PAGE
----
Later this year I will become a grandmother. I’m very excited – overjoyed to be thinking about a new life in the family, apprehensive about the world that my precious grandchild will inherit, and keen to read the latest in amazing children’s books.
But becoming a grandmother is not an easy thing for me to publicly discuss.
It is not my political modus operandi to talk about my personal life. I broke into politics at a time when you had to behave like a man to succeed, and the only time “real” men talked about their families was when they were resigning from politics. It was a time when people truly wanted to see women in the kitchen, not in the parliament.
I was married with two young boys when I entered the Tasmanian Parliament in 1989. I campaigned for – and got – more family-friendly sitting hours to replace the all-nighters, and a “spouse’s room” to facilitate family visits, but I did so in the face of retorts telling me to just resign and go home to my children, because that’s where I should be.
Last week, Hillary Clinton launched her presidential campaign. It didn’t take long for the misogynists to start on her age, appearance and pants suits, to the point that Donald Trump tweeted: if she couldn’t satisfy her husband, then how could she satisfy America? How great that he ended up having to delete it, when the comment was seen less as a criticism of her than a reflection on him. At last!
If you were to blame the victim, you’d say that Hillary has opened herself up to these vitriolic, misogynistic, ageist attacks. I would say what we see played out in the media is just an amplified version of what all women experience. Yes, all women.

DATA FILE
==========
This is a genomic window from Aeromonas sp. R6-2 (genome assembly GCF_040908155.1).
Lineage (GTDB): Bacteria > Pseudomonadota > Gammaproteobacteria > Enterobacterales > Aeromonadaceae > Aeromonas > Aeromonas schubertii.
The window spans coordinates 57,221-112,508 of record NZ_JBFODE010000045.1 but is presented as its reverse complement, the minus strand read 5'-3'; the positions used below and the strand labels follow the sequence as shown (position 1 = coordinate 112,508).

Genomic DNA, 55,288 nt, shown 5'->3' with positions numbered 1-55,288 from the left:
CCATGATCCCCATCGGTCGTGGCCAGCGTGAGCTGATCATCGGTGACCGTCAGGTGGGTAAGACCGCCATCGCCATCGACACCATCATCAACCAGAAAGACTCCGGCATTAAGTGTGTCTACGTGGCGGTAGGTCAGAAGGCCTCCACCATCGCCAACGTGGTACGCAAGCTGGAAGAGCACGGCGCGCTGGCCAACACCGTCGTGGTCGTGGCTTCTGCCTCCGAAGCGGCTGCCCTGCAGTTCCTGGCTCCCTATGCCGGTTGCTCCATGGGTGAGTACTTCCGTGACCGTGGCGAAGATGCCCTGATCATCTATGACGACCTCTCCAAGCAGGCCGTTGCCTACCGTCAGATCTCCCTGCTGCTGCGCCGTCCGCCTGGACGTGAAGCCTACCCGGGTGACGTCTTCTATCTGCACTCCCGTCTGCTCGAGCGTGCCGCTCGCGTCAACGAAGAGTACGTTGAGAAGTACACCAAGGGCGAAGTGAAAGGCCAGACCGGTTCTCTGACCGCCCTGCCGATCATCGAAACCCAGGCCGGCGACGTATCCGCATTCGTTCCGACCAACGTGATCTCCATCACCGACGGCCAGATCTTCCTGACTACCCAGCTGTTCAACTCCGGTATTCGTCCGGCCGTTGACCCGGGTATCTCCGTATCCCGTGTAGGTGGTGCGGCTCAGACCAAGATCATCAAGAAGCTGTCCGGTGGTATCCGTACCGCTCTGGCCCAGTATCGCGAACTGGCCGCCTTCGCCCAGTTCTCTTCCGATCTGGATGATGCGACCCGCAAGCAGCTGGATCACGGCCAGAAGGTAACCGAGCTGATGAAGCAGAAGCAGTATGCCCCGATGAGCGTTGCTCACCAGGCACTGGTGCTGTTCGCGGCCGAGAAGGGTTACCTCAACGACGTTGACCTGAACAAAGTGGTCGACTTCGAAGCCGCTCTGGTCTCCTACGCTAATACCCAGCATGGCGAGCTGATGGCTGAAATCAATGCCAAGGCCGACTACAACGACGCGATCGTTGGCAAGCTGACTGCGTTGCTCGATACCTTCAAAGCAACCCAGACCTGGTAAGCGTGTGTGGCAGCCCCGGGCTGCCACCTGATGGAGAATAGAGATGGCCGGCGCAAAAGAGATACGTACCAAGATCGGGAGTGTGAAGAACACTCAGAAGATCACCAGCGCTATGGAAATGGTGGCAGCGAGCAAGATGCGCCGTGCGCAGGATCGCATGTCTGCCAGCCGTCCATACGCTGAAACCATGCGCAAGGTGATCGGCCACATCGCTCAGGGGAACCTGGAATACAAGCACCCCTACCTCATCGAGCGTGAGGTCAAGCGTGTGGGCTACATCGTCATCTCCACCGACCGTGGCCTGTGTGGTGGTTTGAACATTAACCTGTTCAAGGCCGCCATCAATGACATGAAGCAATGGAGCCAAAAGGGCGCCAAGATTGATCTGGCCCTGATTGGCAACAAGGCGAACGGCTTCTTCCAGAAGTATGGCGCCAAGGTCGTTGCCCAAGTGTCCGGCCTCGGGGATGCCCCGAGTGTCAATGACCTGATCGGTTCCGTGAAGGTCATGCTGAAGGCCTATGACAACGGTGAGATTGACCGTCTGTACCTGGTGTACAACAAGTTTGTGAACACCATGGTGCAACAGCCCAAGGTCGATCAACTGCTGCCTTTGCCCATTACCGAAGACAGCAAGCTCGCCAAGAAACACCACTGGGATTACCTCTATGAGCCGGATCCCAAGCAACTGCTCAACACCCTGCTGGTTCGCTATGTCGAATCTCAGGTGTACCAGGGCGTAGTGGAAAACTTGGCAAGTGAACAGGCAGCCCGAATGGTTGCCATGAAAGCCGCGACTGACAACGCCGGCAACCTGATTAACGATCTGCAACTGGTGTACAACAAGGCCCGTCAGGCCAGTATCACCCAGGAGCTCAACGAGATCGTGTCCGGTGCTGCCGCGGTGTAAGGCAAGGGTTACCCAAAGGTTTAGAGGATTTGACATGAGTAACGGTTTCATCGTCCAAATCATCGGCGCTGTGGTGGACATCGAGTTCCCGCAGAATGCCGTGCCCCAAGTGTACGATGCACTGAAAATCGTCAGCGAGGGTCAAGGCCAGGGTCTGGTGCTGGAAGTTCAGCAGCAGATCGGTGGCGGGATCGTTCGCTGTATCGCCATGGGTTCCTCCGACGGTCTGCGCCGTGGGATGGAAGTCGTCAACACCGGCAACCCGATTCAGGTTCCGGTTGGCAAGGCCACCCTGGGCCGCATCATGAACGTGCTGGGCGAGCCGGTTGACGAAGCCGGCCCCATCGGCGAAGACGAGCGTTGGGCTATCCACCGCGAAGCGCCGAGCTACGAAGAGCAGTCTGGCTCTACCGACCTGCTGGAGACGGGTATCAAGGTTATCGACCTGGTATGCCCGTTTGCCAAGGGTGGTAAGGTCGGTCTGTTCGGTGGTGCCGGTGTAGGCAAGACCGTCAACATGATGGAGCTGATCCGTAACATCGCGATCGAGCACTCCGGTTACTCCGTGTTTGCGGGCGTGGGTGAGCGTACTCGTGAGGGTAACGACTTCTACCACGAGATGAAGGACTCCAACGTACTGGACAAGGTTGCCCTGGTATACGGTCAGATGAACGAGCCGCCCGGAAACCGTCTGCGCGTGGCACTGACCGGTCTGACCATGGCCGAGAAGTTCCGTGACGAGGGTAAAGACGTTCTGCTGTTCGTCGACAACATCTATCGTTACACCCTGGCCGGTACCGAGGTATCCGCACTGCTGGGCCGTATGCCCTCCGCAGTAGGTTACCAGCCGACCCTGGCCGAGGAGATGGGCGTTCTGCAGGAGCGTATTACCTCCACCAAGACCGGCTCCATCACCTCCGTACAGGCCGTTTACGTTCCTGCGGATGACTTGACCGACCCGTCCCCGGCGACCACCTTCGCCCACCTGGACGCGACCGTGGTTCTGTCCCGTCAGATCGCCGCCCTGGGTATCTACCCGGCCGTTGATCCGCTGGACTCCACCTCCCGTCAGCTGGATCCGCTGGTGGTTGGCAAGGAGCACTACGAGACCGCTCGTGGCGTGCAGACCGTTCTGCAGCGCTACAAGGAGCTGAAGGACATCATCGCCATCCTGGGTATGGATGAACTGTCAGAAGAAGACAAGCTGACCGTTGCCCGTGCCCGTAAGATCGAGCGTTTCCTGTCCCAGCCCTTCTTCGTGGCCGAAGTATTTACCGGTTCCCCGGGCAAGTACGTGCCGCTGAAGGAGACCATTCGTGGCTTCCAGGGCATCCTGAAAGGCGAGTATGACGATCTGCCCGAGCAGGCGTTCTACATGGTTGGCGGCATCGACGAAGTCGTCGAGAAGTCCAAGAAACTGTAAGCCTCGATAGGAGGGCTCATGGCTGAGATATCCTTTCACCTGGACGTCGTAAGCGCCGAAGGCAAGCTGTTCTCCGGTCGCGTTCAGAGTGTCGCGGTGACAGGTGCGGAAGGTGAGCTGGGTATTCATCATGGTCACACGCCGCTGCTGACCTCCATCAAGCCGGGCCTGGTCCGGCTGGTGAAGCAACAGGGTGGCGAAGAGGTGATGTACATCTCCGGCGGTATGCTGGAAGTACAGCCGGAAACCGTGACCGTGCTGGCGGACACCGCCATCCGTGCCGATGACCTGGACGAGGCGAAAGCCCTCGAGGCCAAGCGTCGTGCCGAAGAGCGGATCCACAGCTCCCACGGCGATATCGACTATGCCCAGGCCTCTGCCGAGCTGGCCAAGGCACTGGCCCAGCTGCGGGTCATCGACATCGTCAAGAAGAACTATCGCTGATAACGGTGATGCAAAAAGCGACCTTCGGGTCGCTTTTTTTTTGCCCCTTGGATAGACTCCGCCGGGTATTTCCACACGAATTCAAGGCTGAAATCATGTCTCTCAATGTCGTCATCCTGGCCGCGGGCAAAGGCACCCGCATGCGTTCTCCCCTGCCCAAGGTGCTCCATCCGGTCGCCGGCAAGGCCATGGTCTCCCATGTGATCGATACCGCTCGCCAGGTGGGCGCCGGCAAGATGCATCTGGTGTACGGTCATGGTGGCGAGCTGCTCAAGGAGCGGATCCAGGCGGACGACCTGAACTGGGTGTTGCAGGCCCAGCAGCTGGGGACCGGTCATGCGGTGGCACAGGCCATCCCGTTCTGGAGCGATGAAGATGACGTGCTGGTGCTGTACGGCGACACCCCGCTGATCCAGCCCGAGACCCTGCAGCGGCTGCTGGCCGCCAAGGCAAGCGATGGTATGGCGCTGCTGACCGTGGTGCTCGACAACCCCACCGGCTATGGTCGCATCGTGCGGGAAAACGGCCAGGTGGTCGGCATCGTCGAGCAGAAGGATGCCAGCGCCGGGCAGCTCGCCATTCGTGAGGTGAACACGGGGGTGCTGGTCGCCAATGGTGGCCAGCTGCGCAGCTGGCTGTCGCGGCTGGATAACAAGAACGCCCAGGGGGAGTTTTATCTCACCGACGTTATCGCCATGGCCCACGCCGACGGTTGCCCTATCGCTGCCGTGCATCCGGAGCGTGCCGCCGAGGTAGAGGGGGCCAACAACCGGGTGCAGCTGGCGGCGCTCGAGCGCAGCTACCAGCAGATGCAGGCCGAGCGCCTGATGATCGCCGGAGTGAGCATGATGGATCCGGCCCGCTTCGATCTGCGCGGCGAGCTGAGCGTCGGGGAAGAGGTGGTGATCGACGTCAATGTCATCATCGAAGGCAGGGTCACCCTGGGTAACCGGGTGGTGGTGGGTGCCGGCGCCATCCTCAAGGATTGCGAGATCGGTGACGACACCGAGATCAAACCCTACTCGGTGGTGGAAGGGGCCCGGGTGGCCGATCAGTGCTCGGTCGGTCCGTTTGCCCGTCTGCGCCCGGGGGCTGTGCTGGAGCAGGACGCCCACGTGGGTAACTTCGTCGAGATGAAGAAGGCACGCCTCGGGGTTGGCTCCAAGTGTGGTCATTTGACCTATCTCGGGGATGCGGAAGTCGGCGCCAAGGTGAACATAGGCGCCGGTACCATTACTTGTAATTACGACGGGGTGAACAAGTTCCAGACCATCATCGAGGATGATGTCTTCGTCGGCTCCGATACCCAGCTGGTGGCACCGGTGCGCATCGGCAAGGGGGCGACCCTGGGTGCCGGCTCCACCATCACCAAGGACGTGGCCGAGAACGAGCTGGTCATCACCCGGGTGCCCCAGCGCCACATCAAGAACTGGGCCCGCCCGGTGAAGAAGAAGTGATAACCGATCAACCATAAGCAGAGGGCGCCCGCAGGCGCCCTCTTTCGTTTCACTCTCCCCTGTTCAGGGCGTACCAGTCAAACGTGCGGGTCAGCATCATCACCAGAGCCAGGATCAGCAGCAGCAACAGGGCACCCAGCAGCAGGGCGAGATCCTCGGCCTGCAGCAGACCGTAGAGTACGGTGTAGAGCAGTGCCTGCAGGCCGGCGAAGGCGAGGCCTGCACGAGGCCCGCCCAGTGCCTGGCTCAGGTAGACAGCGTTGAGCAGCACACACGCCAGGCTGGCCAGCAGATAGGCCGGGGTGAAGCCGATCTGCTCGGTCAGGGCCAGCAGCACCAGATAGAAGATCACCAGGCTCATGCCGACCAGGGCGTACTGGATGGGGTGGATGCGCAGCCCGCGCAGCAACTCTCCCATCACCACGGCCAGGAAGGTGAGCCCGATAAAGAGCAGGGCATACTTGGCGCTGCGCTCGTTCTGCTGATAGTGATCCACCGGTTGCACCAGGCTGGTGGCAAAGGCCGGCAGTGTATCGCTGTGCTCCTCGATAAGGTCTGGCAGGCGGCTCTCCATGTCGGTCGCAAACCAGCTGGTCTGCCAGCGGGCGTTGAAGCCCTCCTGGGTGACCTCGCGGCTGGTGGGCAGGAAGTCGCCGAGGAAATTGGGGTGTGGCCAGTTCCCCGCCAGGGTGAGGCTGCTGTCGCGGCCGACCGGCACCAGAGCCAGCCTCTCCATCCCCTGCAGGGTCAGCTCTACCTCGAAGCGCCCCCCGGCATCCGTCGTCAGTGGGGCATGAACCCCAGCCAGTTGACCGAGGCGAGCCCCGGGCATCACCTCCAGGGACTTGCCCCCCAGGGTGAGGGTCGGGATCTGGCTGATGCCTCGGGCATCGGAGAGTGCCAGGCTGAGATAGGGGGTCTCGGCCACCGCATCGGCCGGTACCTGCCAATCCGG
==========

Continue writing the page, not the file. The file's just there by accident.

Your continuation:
It exists here in the Australian Parliament. When male senators yell about something, they are seen as impassioned and authoritative. When female senators raise our voices, we are “shrill,” “hysterical,” “school marms.” Julie’s too thin, I’m too fat and our first female PM just couldn’t make anyone happy with what she wore, her haircut or her marital status.
It’s the kind of cultural bias that plays out in the boardrooms of Australia, in workplaces, in the family home – and with it comes exclusion, belittling and sometimes violent or deadly outcomes.
But after 25 years in politics I can say I have seen a shift. It’s an important and exciting one: women don’t have to behave like men to succeed, nor do they have to keep their families out of the picture
Women have begun to be seen as assets because of their differences, not in spite of them. Today, I can speak of my pain for the two Australians on death row in Indonesia “as a mother,” without being derided. Hillary Clinton can add a #grandmotherknowsbest hashtag to her own tweets without being dismissed. Women – and men – can talk openly, call out bias and inequity, demand better and keep enabling each other to live happy, safe, fulfilling and healthy lives. We must continue to do so.
Women now don’t need to stop ageing or stop being grandmothers, or stop having babies to be in politics. Next we need to make flexibility central to life for everyone so that work is part of life, not life subjugated to work. As legislators we need to create a framework to enable women to make the contributions we are all capable of, and as a society we need to support that change.
This article has been published in Mammia, you can find it at http://www.mamamia.com.au/career/christine-milne-mamamia/